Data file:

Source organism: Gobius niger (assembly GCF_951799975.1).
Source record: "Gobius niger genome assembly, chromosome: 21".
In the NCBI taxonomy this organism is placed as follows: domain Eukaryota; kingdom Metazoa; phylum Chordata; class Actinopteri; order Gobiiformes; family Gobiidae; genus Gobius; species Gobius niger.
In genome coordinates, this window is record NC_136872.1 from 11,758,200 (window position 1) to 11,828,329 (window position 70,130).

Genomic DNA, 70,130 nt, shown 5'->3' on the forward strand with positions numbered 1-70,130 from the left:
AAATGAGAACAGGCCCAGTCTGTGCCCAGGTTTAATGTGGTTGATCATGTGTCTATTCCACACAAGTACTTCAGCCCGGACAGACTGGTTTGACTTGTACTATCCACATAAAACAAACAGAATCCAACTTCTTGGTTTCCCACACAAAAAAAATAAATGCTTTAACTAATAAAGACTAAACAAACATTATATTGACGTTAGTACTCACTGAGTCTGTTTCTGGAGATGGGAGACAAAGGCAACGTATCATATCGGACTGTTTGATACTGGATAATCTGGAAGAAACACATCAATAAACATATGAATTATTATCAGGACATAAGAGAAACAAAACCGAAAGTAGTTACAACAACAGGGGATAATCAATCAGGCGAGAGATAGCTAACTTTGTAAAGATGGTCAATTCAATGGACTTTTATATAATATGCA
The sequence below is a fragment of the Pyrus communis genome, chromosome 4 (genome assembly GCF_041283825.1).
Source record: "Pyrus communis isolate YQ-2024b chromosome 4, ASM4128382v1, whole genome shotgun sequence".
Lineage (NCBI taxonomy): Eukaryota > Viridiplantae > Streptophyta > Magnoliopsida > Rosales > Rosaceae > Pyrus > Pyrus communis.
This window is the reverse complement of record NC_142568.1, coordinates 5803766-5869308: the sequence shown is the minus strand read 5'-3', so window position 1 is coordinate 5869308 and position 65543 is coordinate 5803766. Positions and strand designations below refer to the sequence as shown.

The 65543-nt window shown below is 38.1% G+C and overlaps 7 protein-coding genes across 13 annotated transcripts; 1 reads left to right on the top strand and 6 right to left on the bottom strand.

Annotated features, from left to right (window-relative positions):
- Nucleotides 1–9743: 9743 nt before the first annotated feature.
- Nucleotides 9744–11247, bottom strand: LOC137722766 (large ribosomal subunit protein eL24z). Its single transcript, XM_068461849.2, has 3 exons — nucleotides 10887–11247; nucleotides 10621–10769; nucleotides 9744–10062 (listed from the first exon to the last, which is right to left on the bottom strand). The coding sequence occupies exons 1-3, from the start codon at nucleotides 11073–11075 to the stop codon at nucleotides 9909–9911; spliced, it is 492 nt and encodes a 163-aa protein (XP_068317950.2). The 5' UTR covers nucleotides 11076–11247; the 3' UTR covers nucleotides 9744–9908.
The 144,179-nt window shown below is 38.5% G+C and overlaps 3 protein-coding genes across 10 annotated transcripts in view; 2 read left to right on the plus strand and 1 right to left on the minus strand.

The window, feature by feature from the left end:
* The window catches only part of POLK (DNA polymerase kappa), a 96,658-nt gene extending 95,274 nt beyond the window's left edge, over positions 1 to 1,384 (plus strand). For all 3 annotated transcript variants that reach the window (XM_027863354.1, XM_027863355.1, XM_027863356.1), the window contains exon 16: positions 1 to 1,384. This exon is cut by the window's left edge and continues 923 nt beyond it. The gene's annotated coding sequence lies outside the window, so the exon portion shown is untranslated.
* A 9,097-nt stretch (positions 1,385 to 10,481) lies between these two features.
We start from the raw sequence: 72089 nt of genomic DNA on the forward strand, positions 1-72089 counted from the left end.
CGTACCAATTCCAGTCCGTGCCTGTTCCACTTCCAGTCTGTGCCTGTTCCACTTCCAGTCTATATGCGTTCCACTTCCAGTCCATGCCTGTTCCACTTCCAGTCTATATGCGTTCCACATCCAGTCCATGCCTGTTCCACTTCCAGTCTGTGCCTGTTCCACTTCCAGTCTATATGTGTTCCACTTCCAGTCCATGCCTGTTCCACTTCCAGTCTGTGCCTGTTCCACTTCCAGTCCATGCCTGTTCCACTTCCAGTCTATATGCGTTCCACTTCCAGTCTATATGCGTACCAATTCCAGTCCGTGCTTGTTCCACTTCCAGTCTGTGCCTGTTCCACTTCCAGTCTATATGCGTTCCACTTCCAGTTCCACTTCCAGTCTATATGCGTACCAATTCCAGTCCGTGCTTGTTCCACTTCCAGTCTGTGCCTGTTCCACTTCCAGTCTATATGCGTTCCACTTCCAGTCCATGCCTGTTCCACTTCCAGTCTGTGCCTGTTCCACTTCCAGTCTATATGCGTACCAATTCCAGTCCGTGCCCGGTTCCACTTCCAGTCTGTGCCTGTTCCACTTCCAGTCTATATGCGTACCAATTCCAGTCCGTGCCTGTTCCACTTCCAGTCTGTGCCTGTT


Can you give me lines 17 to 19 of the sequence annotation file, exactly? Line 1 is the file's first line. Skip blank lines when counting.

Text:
* The window catches only part of POLK (DNA polymerase kappa), a 96,658-nt gene extending 95,274 nt beyond the window's left edge, over positions 1 to 1,384 (plus strand). For all 3 annotated transcript variants that reach the window (XM_027863354.1, XM_027863355.1, XM_027863356.1), the window contains exon 16: positions 1 to 1,384. This exon is cut by the window's left edge and continues 923 nt beyond it. The gene's annotated coding sequence lies outside the window, so the exon portion shown is untranslated.
* A 9,097-nt stretch (positions 1,385 to 10,481) lies between these two features.
We start from the raw sequence: 72089 nt of genomic DNA on the forward strand, positions 1-72089 counted from the left end.